Utility of a step activity monitor for the measurement of daily ambulatory activity in children

Craig M McDonald, Lana Widman, R. Ted Abresch, Sandra A. Walsh, Denise D. Walsh

Research output: Contribution to journalArticlepeer-review

87 Scopus citations


Objectives: To evaluate the reliability and validity of the StepWatch Activity Monitor (SAM) as a reliable and valid measurement tool for assessing ambulatory activity in able-bodied children and to assess the ambulatory activity of able-bodied children. Design: Descriptive study. Setting: General community. Participants: Ninety-seven able-bodied children, aged 6 to 20 years. Interventions: Not applicable. Main Outcome Measures: Anthropometric parameters, calibration of a step activity monitor to ensure accuracy, and 3 days of simultaneous heart rate and step activity monitoring. Results: The SAM had an accuracy of 99.87% compared with the observer-counted steps and was shown to be valid and reliable when compared with heart rate monitoring. The subjects in all age groups (6-10y, 11-15y, 16-20y) spent most of their active time at low step rate but took the fewest steps at this rate. Although the least amount of time was spent at high step rate, it accounted for the most steps. The 6- to 10-year-old group took more total steps per day than any of the other groups. Boys spent significantly more time at high step rate than girls in all age groups (mean for boys, 66±4min/d; girls, 47±4 min/d). Conclusions: The SAM is an accurate, valid, and useful tool for measuring continuous, time-based step activity during real-world community activity for children and adolescents.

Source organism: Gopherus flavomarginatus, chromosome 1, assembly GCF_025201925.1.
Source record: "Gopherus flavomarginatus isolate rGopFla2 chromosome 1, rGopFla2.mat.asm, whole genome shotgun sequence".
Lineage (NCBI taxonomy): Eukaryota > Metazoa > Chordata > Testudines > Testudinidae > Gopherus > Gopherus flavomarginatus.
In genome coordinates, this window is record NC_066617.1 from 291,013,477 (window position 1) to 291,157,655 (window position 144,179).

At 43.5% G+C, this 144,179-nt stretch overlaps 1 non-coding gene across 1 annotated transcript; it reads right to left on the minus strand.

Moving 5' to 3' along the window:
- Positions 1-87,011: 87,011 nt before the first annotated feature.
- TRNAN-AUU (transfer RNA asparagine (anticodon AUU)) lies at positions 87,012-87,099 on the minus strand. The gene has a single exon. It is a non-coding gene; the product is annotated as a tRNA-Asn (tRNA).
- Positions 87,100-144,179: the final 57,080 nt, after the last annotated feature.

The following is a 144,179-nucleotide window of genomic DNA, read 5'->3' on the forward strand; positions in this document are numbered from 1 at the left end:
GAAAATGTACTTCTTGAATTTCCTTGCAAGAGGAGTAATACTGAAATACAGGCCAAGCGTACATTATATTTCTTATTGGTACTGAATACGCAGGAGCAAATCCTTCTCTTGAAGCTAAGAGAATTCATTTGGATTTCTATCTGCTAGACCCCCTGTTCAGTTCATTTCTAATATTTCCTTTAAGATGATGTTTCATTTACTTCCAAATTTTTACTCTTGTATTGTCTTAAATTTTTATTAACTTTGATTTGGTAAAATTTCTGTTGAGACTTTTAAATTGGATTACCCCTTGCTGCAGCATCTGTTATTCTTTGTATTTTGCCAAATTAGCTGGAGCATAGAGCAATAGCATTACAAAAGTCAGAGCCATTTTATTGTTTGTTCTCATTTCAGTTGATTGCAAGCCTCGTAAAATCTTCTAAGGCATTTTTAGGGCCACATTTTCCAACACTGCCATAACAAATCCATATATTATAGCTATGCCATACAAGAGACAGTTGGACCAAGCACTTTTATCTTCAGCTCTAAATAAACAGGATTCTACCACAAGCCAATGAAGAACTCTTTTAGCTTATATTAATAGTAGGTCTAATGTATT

Original languageEnglish (US)
Pages (from-to)793-801
Number of pages9
JournalArchives of Physical Medicine and Rehabilitation
Issue number4
StatePublished - Apr 2005


  • Ambulation disorders, neurologic
  • Monitoring, ambulatory
  • Rehabilitation
  • Walking

ASJC Scopus subject areas

  • Rehabilitation


Dive into the research topics of 'Utility of a step activity monitor for the measurement of daily ambulatory activity in children'. Together they form a unique fingerprint.

Cite this